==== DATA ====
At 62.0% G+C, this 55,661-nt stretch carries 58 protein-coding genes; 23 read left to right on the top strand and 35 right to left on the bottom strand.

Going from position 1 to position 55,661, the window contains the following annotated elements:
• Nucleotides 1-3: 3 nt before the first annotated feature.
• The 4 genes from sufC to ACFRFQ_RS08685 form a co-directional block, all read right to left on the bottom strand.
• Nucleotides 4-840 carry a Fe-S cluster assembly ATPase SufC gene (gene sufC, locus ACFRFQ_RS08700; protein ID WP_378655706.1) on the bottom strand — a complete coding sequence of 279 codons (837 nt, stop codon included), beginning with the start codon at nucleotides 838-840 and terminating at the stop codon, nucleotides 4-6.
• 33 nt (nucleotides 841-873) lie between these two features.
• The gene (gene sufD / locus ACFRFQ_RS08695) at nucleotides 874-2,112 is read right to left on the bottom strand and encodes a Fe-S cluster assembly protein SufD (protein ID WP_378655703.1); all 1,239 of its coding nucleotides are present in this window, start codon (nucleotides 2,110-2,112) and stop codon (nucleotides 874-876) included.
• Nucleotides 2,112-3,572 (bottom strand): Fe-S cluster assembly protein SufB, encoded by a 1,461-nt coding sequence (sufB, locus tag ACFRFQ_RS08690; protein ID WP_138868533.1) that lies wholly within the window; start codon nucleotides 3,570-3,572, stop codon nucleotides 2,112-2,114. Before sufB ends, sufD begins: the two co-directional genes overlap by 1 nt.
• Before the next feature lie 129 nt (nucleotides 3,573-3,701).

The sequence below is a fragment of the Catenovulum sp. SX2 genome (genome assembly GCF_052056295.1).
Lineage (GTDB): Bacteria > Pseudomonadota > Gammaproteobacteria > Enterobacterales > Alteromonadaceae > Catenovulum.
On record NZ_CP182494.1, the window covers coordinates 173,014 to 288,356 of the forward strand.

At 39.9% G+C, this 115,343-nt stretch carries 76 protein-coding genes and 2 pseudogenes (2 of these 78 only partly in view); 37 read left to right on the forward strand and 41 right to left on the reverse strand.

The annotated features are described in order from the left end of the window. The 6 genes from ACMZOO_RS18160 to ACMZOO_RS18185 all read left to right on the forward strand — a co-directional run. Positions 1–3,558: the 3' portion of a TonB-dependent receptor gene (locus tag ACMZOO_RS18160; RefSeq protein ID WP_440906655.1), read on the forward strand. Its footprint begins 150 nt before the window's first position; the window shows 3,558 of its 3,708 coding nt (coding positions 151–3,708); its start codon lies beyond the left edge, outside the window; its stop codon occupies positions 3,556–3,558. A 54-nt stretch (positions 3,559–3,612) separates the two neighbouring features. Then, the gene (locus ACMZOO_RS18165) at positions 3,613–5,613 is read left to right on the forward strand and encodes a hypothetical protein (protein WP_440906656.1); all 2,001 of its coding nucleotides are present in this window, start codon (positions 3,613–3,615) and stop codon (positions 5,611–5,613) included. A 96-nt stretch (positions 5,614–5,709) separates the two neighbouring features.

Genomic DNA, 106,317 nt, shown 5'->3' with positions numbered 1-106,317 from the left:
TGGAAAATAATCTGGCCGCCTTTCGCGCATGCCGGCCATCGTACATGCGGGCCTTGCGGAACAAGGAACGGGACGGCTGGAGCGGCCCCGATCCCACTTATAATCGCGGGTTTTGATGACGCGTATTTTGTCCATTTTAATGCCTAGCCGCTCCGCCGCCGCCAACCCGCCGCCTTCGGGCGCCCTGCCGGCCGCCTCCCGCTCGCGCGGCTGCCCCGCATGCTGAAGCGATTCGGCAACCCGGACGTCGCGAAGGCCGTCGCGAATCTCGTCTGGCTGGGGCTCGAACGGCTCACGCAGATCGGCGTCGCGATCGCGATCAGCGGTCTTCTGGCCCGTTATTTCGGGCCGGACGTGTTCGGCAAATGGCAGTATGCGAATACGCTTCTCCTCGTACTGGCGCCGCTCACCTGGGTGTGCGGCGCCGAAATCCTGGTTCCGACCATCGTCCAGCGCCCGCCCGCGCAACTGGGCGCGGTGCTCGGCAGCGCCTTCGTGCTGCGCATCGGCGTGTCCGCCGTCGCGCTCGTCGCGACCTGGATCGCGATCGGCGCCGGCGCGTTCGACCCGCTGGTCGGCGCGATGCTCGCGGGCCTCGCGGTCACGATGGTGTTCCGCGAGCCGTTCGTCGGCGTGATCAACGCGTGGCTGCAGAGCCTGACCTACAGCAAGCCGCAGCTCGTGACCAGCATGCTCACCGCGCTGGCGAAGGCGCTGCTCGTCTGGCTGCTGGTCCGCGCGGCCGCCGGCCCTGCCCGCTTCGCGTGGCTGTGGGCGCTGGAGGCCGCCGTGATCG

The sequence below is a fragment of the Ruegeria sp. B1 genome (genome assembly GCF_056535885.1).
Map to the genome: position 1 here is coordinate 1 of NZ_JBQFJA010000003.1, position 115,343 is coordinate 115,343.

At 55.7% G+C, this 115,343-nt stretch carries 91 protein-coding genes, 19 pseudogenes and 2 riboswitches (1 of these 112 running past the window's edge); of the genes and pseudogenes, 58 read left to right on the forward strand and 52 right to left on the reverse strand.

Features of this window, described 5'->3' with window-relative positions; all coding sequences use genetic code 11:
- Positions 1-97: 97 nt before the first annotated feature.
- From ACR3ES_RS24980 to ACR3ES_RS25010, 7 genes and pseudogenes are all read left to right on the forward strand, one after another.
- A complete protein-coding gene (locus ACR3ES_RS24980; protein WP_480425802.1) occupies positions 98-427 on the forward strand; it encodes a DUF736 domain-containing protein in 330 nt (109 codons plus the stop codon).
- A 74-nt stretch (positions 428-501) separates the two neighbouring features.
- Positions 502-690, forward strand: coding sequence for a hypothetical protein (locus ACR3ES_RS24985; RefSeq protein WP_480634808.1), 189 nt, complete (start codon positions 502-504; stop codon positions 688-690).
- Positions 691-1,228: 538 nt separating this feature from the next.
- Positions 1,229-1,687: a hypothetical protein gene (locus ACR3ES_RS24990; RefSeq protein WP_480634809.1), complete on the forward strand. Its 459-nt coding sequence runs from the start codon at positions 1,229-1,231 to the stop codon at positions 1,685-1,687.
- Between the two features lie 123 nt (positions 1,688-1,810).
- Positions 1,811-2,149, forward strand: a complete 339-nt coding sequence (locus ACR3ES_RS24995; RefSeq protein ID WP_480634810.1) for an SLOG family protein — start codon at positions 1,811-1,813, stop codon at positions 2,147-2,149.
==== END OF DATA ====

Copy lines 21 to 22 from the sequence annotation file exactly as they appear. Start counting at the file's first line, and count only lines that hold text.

- Positions 1-97: 97 nt before the first annotated feature.
- From ACR3ES_RS24980 to ACR3ES_RS25010, 7 genes and pseudogenes are all read left to right on the forward strand, one after another.